The joining members 208C–208D have longitudinal axes “L.” The joining members 208C and 208D have flanges extending outwardly from either side if a centerline—a central portion extending along the longitudinal axes. On the other hand, the joining members 208A and 208B each have a single flange extending from one side of a centerline. The joining members 208A and 208B are “end” joining members expectedly positioned at an abrupt end of the structural element.
The ribs 202A and 202B, the skins 204 and 206, and the joining members 208A–208D may be formed from any metallic, composite, or other material suitable for the structural element. For example, some suitable metallic materials include aluminum and titanium, and their alloys. Suitable aluminum alloys include 2024 (AMS4036, 4037, 4041), 6061 (AMS4023, 4026, 4027), 7075 (AMS4045, 4046, 4049, 4078), and 7050 (AMS4050). Suitable titanium alloys include 6-4 (MIL-T-9046 and MIL-T-9047). Suitable composite materials include graphite/epoxy laminate, s-glass/epoxy laminate, and aramid (aromatic polyamide) fiber/epoxy laminate. A suitable aramid fiber is sold by the DuPont Company (Wilmington, Del.) under the Kevlar® brand name. While some of the materials suitable for the present invention are described herein, this should in no way limited the scope of the present invention, which can be adapted by those skilled in the art to a wide variety of materials depending upon the nature of the structural element.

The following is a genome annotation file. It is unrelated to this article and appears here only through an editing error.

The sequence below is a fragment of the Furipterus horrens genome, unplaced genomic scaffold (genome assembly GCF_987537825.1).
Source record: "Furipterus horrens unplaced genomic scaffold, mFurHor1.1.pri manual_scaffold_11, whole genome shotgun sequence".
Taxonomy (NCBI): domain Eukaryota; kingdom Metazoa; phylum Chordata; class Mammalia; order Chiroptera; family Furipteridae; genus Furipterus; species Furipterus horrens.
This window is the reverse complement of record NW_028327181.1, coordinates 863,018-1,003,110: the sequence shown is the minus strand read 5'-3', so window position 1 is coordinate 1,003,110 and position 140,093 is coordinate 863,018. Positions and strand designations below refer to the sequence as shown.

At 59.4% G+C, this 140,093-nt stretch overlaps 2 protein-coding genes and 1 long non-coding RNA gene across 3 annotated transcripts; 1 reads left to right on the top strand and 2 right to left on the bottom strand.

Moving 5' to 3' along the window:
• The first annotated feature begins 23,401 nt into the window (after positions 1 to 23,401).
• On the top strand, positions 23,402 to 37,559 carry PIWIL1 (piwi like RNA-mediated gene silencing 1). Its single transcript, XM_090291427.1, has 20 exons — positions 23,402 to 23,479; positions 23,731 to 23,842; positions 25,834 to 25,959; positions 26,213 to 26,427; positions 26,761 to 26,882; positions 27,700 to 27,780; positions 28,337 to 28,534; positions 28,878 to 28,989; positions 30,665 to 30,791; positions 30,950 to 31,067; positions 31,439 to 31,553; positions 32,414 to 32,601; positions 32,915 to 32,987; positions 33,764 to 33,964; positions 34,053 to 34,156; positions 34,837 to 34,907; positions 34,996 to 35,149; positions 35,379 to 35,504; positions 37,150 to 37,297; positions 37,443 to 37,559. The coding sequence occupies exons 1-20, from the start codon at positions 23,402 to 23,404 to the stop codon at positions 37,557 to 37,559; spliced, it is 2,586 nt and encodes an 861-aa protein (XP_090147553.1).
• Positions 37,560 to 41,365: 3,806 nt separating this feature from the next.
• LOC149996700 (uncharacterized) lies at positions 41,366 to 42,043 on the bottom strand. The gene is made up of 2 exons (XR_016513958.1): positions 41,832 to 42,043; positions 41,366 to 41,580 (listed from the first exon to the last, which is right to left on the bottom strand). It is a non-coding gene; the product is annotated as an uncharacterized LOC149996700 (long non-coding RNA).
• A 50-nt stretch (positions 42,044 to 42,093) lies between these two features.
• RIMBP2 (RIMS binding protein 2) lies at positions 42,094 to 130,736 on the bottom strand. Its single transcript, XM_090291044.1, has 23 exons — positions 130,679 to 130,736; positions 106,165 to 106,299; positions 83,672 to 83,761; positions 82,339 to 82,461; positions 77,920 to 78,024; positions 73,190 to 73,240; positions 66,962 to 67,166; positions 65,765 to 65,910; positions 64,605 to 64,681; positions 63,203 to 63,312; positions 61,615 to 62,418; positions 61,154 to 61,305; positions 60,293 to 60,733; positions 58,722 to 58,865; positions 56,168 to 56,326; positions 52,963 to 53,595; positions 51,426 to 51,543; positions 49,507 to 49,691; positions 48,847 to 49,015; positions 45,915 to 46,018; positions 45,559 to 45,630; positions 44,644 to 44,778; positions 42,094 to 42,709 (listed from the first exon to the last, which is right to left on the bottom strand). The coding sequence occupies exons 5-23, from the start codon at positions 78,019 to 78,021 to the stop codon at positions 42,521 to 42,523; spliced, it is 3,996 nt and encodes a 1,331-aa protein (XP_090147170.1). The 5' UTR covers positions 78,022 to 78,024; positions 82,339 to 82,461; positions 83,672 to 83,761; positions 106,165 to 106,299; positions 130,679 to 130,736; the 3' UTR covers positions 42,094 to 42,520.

In one embodiment, the skins 204 and 206 may be formed from, for example, aluminum alloy sheet having a thickness of 0.050 inch. The ribs 202A and 202B may be formed from, for example, aluminum alloy sheet having a thickness of 0.030 inch. Flanges of the joining members 208A–208D have a thickness “T1.” The thickness T1 may be, for example, 0.030 inch. The joining members 208A–208D may be formed by extrusion or pull-trusion, or may be compression molded. The grooves in the joining members 208A–208D have a width “W1.” The width W1 may be, for example, 0.045 inch. Portions of the joining members 208A–208D on either sides of the grooves have a thickness “T2.” The thickness T2 may be, for example, 0.030 inch. The joining members 208C–208D have widths “W2,” and the joining members 208A–208B have widths “W3.” The width W2 may be, for example, 0.500 inch. The width W3 may be, for example, 0.375 inch. A height “H1” exists between the surfaces of the joining members 208A–208D adapted for bonding to the skins and having the grooves for receiving and bonding to edges of ribs. The height H1 may be, for example, 0.100 inch. A height “H2” exists between the surfaces of the joining members 208A–208D adapted for bonding to the skins and bottoms of the grooves for receiving and bonding to the edges of the ribs in